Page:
This is the Skywatch Line for Monday and Tuesday, January 29th and 30th.
The Sun sets at 5:04 PM; night falls at 6:42. Dawn begins at 5:34 AM and ends with the Sun rising at 7:12.
The nearly full Moon dominates the sky on both nights. Blazing at minus 12th magnitude, the Moon occupies Gemini on Monday evening, appears about 96 percent illuminated, is best observed at 10:45 PM and sets at 6:19 AM, Tuesday. Tuesday night finds an almost full and slightly brighter Moon in Cancer, and is best observed at 11:43 PM. The Moon turns officially “Full” at 8:27 AM on Wednesday.
Eighth magnitude Neptune still glows in Aquarius, near the bright star Hydor, and sets at 7:57 PM. Uranus, still in Pisces, near the star Mu Piscium, shines at 5.8 magnitude and sets at 11:28 PM. Neptune sets earlier daily; now is the time for last looks. Uranus is better situated for observation, but also closer to the brilliant Moon.
Dwarf planet 1Ceres maintains position just above Leo’s nose, shines at 6.8 magnitude and is a tiny 0.7 arc-seconds in our binoculars and telescopes. While 1Ceres becomes officially “in Opposition” at 1 AM on Wednesday, normally the ideal time for observation, finding it may be difficult due to the Moon’s proximity, especially on Tuesday evening.
Neptune, Uranus and 1Ceres requires detailed charts from astronomy media.
Jupiter rises in Libra at 1:35 AM near the star Zubenelgenubi. It shines at minus 2nd magnitude and is about 36 arc-seconds in size. It is best observed at 6:32 AM. With Jupiter rising earlier daily, observers can once more start studying features on its surface. For example, at 5:38 AM on Wednesday, telescopic sky watchers can see the Great Red Spot (a giant storm) centered on Jupiter’s face; they can also witness the Jovian moon Ganymede disappear behind the giant planet at 3:52 AM and reappear at 5:24 AM.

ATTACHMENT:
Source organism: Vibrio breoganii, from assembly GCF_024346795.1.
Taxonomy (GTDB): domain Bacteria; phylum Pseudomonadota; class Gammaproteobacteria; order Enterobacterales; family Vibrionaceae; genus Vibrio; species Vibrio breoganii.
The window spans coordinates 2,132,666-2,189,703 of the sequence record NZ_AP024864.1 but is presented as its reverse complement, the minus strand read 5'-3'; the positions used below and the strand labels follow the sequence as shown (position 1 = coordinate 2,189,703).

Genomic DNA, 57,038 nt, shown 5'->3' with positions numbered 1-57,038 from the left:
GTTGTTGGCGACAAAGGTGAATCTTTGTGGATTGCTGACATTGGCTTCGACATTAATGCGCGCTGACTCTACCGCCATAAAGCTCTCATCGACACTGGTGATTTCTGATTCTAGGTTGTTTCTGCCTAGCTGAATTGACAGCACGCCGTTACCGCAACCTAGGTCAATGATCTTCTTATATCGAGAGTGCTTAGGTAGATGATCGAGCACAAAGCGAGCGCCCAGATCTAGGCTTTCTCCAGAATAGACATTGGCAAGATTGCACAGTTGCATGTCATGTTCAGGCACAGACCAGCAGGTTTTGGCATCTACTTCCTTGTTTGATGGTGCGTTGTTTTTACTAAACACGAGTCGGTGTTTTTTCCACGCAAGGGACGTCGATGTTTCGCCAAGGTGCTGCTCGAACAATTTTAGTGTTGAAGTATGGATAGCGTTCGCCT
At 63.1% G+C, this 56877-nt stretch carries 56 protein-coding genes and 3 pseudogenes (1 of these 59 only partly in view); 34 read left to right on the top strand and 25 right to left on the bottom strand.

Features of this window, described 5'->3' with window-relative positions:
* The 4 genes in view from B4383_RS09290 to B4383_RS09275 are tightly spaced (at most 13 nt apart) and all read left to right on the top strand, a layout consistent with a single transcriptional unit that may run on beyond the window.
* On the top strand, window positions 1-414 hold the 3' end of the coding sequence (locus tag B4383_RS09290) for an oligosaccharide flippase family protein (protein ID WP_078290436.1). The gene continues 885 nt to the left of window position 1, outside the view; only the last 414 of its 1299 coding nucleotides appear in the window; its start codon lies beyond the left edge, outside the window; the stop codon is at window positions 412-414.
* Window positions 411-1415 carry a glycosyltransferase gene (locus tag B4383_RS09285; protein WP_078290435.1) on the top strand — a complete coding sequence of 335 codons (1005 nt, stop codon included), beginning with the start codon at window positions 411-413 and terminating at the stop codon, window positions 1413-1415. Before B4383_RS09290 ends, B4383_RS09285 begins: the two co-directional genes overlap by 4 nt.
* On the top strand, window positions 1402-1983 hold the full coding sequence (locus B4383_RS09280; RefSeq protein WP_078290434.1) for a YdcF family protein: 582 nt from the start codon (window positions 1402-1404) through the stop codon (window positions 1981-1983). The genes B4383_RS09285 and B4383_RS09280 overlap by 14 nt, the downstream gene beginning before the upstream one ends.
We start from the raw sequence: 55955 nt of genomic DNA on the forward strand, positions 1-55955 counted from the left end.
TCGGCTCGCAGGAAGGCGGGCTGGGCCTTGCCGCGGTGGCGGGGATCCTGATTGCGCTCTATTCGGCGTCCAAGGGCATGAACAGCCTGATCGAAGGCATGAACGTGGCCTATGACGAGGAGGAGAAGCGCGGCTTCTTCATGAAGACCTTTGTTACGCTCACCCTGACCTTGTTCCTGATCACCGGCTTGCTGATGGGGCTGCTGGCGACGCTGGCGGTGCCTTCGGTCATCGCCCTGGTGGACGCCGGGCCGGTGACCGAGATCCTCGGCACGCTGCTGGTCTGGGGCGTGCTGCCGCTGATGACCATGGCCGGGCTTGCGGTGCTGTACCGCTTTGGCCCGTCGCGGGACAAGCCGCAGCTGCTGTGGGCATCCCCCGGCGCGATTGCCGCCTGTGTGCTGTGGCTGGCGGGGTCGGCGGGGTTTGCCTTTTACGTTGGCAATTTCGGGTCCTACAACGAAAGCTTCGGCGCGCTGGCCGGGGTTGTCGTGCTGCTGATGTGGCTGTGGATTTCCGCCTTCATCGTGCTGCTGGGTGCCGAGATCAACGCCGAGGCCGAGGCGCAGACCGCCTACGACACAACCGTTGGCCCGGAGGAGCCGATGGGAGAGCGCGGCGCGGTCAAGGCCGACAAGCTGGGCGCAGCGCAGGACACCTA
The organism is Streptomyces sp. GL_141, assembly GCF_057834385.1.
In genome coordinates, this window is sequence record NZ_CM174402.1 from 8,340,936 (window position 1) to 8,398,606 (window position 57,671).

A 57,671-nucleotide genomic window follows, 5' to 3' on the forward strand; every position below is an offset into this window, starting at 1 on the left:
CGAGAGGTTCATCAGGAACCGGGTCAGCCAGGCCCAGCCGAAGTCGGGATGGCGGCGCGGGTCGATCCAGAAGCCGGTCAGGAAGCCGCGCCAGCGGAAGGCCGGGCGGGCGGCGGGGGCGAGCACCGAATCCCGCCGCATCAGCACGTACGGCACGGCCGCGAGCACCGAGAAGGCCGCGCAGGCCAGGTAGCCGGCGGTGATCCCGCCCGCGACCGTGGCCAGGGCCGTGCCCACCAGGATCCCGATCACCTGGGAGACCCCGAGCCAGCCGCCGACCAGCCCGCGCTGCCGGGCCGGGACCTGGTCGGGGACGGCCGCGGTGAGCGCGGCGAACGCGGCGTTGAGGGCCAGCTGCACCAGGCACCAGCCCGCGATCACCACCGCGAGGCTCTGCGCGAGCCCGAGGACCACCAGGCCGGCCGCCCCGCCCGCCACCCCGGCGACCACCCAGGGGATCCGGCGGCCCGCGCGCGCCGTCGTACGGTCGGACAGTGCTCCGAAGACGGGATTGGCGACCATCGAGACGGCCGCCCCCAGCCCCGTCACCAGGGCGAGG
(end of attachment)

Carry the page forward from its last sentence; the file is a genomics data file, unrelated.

Mars also inhabits Libra, but appears close to Scorpius’ head; it rises at 2:34 AM, about 11 degrees below Jupiter. The Red Planet shines at 1st magnitude, appears about 6 arc-seconds in size and 92 percent lit.
Saturn rises in Sagittarius at 5:03 AM, about 32 degrees below Mars. Saturn shines with 0.6 magnitude. However, its low altitude makes observation difficult; binoculars are suggested.
By 10 PM, the constellations Orion and his dog Canis Major lie in the South. The brightest star in Canis Major, Sirius or the Dog Star, is also the brightest in our sky. The word “Sirius” means “scorching.”
Alvan Graham Clark was the son of Alvan Clark. The Clarks and their company were famous 19th Century telescope makers. Antique telescope collectors and amateur astronomers prize Clark telescopes for their beauty and technical excellence.
Alvan Graham, over 150 years ago, was testing a newly finished 18 and one-half inch refracting telescope. He trained it on Sirius. He saw a faint companion to the main star – the first known white dwarf star. Sirius B, as this companion is called and nicknamed “The Pup”, orbits the main star in about 50 years. It is far hotter than Sirius, slightly smaller than Earth, but nearly the Sun’s mass. Sirius B is actually a remnant of a far larger star that died, and is slowly cooling off.
The telescope that Alvan tested was installed at Northwestern University and is still in use.